“I’ve got it narrowed down to these 2 things but am struggling to make a final decision.”

These comments and questions will start the support conversation and lead to the specifics of what’s getting in your way.

7. You are a perfectionist. You believe needing help makes you imperfect. You think you should be able to do everything yourself or that by admitting you need help, you are weak.

Consider This: Ummm, not to burst your bubble but you already are imperfect. Perfect doesn’t exist. It is unrealistic. It sets you up to fail.Getting support sets you up to succeed.

See asking for help as a strength. It takes courage to admit you don’t know. In order to seek help, you need to be strong enough to accept that you aren’t perfect.

Not one person is good at everything. If you expect to get straight A’s in all your subjects it’s unrealistic. It’s possible, but you will struggle in some subjects more than others.

Acknowledge your strengths and accept being a mere mortal.

8. You are trapped in Black and White Thinking. You believe independence means needing no one and nothing and if you do need someone or something then you are not independent.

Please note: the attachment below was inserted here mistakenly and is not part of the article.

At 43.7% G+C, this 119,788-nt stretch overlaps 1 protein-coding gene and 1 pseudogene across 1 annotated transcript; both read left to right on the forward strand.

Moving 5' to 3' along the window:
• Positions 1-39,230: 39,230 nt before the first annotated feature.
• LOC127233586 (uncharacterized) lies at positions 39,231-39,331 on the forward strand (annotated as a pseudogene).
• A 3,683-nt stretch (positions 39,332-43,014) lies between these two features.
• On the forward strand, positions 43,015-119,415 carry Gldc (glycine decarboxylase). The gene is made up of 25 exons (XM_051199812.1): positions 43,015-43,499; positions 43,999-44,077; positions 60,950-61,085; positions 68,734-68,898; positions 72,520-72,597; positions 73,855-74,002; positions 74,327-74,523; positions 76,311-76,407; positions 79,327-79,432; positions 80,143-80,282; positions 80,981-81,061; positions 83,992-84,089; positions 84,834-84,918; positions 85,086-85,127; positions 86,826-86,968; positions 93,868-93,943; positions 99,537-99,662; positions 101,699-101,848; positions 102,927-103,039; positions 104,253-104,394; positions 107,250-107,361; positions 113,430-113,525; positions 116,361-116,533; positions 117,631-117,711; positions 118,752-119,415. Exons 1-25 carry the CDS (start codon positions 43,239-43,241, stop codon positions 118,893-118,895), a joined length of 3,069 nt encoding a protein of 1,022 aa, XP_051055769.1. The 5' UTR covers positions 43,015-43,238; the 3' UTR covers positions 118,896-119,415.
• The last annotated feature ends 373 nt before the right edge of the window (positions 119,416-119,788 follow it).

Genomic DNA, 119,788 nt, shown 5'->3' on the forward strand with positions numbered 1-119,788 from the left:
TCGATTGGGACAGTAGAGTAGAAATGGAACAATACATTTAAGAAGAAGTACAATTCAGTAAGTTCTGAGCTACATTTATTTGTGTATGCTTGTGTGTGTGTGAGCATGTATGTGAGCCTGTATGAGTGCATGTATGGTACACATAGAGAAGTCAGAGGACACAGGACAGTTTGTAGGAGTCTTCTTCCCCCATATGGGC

You believe you can’t achieve true independence if you rely on others.

You may feel that you’re totally independent and don’t need any help, or that any person offering you help may be doubting your ability to remain independent.

Consider This: Independence by definition is “freedom or control from the influence of others”.

When we grow up, move out and start making our own decisions, we are independent. We are in charge of deciding if we want or need help. The decision to be supported by others throughout our lives is the greatest form of independence. We decide when and who we ask or accept support from.

The truth is that by refusing to accept help we ignore that we are social beings who need to co-operate with one another in order to thrive.

What came up for you as you read this article? What will you do the next time you need support?